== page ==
A couple of weeks ago, I met with a dear friend from my Juilliard days. It had been over three years, but after a couple of rounds at Café Tallulah near our old stomping ground, we had really opened up. He’s also African American, and we soon found ourselves deep in conversation about the persistent lack of diversity within the classical field, and how this issue has come to surface as we move forward in our careers: Not only do we have to keep performing at the top of our games, but we do so while carrying a strong sense of social responsibility that we’ve inherited from generations before us:
At some point in their careers, African American artists will be forced to grapple with the intersection between race and their art, regardless of whether this is the artist’s intention. For Langston Hughes it was, and by the 1920s, the celebration of blackness in his writings quickly earned him the title, “Poet Laureate of Harlem.” While many of us are familiar with his gift for weaving his views on race, class, and gender into his soft, succinct lines of poetry, far less of us are aware of not only how musical forms provided inspiration for such lyric narratives, but also how closely he worked with established performers and composers of his day. This was the subject of Terrance McKnight’s “Music in the Life of Langston Hughes,” whose live adaptation I could not wait to see.
After triple checking my Google Maps directions, I arrived a few minutes early at the Central branch of the Queens Public Library. Quickly scanning those also waiting in the queue, I was immediately struck by how the audience was predominantly older and African American.
We slowly made our way down the stairs, and the seats quickly filled up in the rather dated, yet cozy auditorium. An image of a young Hughes was displayed on the modest projection screen, along with the words to his poignantly defiant, “I, Too:”
I, too, sing America.
I am the darker brother.
They send me to eat in the kitchen
When company comes,
But I laugh,
And eat well,
And grow strong.
Following the somewhat nervous ramblings of an introduction, the performers took their places with the actor positioned across the stage at a writing desk, complete with a vintage typewriter and music player. The lecture began, and in that voice of his (that I could listen to for hours), McKnight took us through Hughes’s Midwestern upbringing, accompanied by an impressive array of old family photos, and light improvisation in the piano.
Spirituals were deeply embedded in the diversely-rich musical soundscape of Hughes’s childhood, and it was fitting that the first performance of the evening was of the hymn, “It is well with my soul.” Ms. Burnett delivered a stunningly eloquent, poised interpretation, and it wasn’t before long that the hands went up, fans started waving. This was a sanctified church service, and it made me smile so that I almost forgot where I was and asked my neighbor for a mint.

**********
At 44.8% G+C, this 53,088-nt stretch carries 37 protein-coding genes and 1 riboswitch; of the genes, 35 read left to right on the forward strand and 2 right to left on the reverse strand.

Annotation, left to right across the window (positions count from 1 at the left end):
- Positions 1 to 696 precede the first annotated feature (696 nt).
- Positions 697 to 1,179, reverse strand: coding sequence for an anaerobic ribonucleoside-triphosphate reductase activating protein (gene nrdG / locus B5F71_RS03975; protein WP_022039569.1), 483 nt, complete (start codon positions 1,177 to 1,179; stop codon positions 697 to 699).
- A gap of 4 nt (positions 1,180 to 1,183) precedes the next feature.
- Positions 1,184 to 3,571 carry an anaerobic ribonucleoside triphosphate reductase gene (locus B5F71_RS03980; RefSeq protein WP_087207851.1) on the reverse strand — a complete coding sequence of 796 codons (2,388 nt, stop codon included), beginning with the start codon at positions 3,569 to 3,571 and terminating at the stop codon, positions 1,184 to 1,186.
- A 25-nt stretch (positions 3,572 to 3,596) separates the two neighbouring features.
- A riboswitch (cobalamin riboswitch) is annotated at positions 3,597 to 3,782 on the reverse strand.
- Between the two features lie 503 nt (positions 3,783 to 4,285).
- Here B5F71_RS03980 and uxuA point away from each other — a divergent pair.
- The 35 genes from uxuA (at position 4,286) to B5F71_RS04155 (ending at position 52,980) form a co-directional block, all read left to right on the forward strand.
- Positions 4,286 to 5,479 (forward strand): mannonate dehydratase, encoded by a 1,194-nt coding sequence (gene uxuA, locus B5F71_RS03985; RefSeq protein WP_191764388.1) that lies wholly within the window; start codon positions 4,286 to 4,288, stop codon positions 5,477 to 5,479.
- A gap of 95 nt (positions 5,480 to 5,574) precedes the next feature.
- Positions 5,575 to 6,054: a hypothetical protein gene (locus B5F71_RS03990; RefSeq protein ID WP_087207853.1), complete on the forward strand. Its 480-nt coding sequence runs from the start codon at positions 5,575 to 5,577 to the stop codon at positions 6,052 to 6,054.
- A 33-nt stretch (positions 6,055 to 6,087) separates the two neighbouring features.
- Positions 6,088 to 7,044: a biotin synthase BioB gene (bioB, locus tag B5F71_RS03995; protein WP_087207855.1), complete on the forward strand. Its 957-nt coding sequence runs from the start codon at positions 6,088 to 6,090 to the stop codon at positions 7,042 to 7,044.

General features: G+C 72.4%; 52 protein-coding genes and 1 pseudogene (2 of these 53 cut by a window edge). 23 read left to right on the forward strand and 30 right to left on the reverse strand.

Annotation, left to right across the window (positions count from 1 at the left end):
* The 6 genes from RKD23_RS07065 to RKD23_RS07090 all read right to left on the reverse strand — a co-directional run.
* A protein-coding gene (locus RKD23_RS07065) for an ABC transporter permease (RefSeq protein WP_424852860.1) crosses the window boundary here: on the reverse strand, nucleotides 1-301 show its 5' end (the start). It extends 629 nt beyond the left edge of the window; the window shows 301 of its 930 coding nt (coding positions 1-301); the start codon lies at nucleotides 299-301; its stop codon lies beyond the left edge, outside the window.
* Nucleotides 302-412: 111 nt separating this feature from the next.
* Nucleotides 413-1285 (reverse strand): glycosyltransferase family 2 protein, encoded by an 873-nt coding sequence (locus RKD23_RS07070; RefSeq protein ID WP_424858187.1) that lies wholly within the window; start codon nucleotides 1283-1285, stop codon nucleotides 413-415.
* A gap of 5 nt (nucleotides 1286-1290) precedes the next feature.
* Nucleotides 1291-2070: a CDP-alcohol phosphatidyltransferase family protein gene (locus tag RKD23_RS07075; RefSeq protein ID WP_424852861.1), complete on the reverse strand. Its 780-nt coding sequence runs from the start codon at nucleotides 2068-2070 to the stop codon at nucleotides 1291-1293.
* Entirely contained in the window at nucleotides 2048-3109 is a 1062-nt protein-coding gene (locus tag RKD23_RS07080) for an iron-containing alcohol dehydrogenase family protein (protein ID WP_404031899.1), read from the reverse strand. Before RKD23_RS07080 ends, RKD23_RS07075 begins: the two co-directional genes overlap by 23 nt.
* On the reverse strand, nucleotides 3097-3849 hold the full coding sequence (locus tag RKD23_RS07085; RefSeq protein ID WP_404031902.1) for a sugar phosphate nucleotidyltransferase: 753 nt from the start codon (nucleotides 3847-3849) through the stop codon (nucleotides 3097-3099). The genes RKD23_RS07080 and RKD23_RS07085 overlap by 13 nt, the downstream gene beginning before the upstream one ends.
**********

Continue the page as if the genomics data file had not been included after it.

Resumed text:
The lecture was tastefully accompanied by music ranging from spirituals to the blues, from opera to gospel, and it was Ms. Burnett’s striking ease with the versatility of styles that was for me the most memorable takeaway from the evening. Perhaps most ironically, it was her rendition of Gershwin’s “Summertime” that nearly brought down the house, and yet for Hughes expressed his disdain for the misappropriation of the blues and other black musical styles by white composers (see Porgy and Bess) most clearly in his 1940 poem “Note on Commercial Theater:”
You’ve taken my blues and gone-
You sing ‘em on Broadway
And you sing ‘em in Hollywood Bowl,
And you missed ‘em up with symphonies
And you fixed ‘em
So they don’t sound like me
Yep, you done taken my blues and gone.
The lecture came to a close with a performance of Margaret Bonds’s setting of “I, Too” from her song cycle Three Dream Portraits (1959). It was a beautiful conclusion to the evening, but as I slowly made my way out of the auditorium, I paused. Why was opera, one of the oldest and most established forms within the classical genre, so important to Hughes? And throughout the presentation, the music of Margaret Bonds was featured more than that of any other composer. Short excerpts from her “Negro Speaks of Rivers,” and The Ballad of the Brown King played softly underneath the narration, and yet her name was mentioned only in passing.
While I can agree that perhaps this wasn’t the time, place, or audience to explore more deeply these subjects, I would love to discuss them, perhaps over coffee or a drink sometime. This kind of discourse between black artists is probably exactly what Hughes would’ve wanted, and it is definitely this artist’s social responsibility to do so.